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How to Can Tomato Bruschetta

Tomato Bruschetta

Yield: 7 (8 oz) half- pint jars 

Home-canned Tomato Bruschetta tastes great on a cold winter day to remind you of summer! It is a clean, elegant recipe combining your own  ripe tomatoes mixed with garlic, oregano, basil and balsamic vinegar.


  • Tomatoes: 4 lb (about 12 medium sized Roma / Paste / Plum tomatoes to produce 9 cups of chopped cored tomatoes
  • 5 cloves worth (5 teaspoons of minced garlic (I used the already prepared minced garlic)
  • 1 cup white wine vinegar 5% acidity
  • 1/2 cup water
  • 2 Tablespoons sugar (or Stevia / Truvia)
  • 2 Tablespoons dried basil
  • 2 Tablespoons dried oregano
  • 2 Tablespoons balsamic vinegar


  • 1 water bath canner (a huge pot to sanitize the jars after filling (about $30 to $35 - $30 at mall kitchen stores and local "big box" stores.  Note: we sell canners, supplies and kits through our affiliates: click here or see the bottom of this page) Tomatoes are on the border between the high-acid fruits that can be preserved in a boiling-water bath and the low-acid fruits, vegetables  and meats that need pressure canning.
  • Pint (or smaller) canning jars (Ball or Kerr jars can be found at Publix, Kroger, Safeway and local "big box" stores - about $13 per dozen 8-ounce jars, more for quilted design or larger jars, including the lids and rings).   
  • Lids - thin, flat, round metal lids with a gum binder that seals them against the top of the jar.  They may only be used once.
  • Rings - metal bands that secure the lids to the jars.  They may be reused many times.
  • Jar grabber (to pick up the hot jars) 
  • Lid lifter (has a magnet to pick the lids out of the almost-boiling water where you sanitize them. ($4 at mall kitchen stores and local "big box" stores, but it's usually cheaper online from our affiliates)
  • 1 large pot.
  • Large spoons and ladles,
  • Jar funnel ($3-Grocery stores, like Publix, Kroger and Safeway and local "big box" stores; sometimes even hardware stores)


Step 1 - Get things prepared

The dishwasher is fine for the jars; especially if it has a "sanitize" cycle.  I get that going while I'm preparing everything else, so it's done by the time I'm ready to fill the jars. 

Be sure to let it go through the rinse cycle to get rid of any soap!

Lids:  Put the very hot (but not quite boiling; around 180 F, steaming water is fine) water for at least several minutes. 

Note: everything gets sanitized in the water bath (step 7) anyway, so this just helps to ensure there is no spoilage later!)

Fill the water canner to 2/3 full with water and getting heating on the stove.


Step 2 - Selecting the tomatoes

It's fun to go pick your own and you can obviously get better quality tomatoes!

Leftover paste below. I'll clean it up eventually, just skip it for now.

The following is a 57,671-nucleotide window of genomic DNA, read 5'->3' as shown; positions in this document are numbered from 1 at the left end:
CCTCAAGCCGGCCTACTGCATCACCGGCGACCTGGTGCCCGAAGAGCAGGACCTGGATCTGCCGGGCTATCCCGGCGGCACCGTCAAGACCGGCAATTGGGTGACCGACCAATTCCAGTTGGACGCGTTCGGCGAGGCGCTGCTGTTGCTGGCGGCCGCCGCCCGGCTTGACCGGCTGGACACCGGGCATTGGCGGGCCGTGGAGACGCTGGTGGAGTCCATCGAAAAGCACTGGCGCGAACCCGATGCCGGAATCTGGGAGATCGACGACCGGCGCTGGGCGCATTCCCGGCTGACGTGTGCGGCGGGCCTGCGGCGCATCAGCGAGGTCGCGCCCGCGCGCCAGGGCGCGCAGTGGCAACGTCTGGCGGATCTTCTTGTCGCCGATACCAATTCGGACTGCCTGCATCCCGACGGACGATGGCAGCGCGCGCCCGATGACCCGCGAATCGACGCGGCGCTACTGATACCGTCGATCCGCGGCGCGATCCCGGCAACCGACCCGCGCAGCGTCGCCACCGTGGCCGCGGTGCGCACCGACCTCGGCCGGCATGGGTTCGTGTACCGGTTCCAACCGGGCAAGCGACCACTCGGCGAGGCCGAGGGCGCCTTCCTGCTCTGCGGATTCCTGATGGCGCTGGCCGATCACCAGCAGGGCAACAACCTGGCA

At right is a picture of tomatoes from my garden - they are so much better than anything from the grocery store. And if you don't have enough, a pick-your-own farm is the pace to go!  At right are 4 common varieties that will work:

Top left: Beefsteak Top right: Lemon Boy, yellow
Bottom left: Roma, paste-type Bottom right: Better Boy

The picture at left shows the best variety of tomato to use: Roma; also called paste tomatoes.  they have fewer sides, thicker, meatier walls, and less water.

Also, you don't want mushy, bruised or rotten tomatoes!







Step 3 - Mix and heat the seasoning ingredients

Put the garlic, wine, wine vinegar, water, sugar, basil, oregano and balsamic vinegar in a pot and

bring it to a full rolling boil over high heat, stirring occasionally.

Then reduce the heat, cover and simmer 5 minutes or until garlic is heated through.

And then remove from the heat.


Step 4 - Chop the tomatoes

Chop the tomatoes into 1/2 (1 cm) sized cubes. Best are Roma / Paste / Plum tomatoes but you can use Beefstake... I wouldn't recommend tiny cherry tomatoes, they are too watery. you will need about 9 cups of chopped cored tomatoes


Step 5 - Fill the jars with tomatoes

Fill the jars with the cubes tomatoes leaving 1/2 inch headspace


Step 6 - Add the Vinegar seasoning liquid

Ladle the hot vinegar mixture over tomatoes, leaving a 1/2 inch headspace. Free any trapped air bubbles and wipe the jar's rim


Step 7 - Put the lid and rings on

Put the lid and ring on, seat the lid and hand-tighten the ring around them.  

Be sure the contact surfaces (top of the jar and underside of the ring) are clean to get a good seal! 


Step 8 - Process (boil) the jars in the canner

Put them in the canner and keep them covered with at least 1 to 2 inches of water. Keep the water boiling.


Process the jars in a boiling-water bath for:

Recommended process time for Tomato Bruschetta in a boiling-water canner.
  Process Time at Altitudes of
Style of Pack Jar Size 0 - 1,000 ft 1,001 - 6,000 ft Above 6,000 ft
Hot Pints or 8 oz jars 20 min 25 30

Step 9 - Done

Lift the jars out of the water and let them cool without touching or bumping them in a draft-free place (usually takes overnight)  You can then remove the rings if you like, but if you leave them on, at least loosen them quite a bit, so they don't rust in place due to trapped moisture. Once the jars are cool, you can check that they are sealed verifying that the lid has been sucked down. Just press in the center, gently, with your finger. If it pops up and down (often making a popping sound), it is not sealed. If you put the jar in the refrigerator right away, you can still use it. Some people replace the lid and reprocess the jar, then that's a bit iffy. If you heat the contents back up, re-jar them (with a new lid) and the full time in the canner, it's usually ok.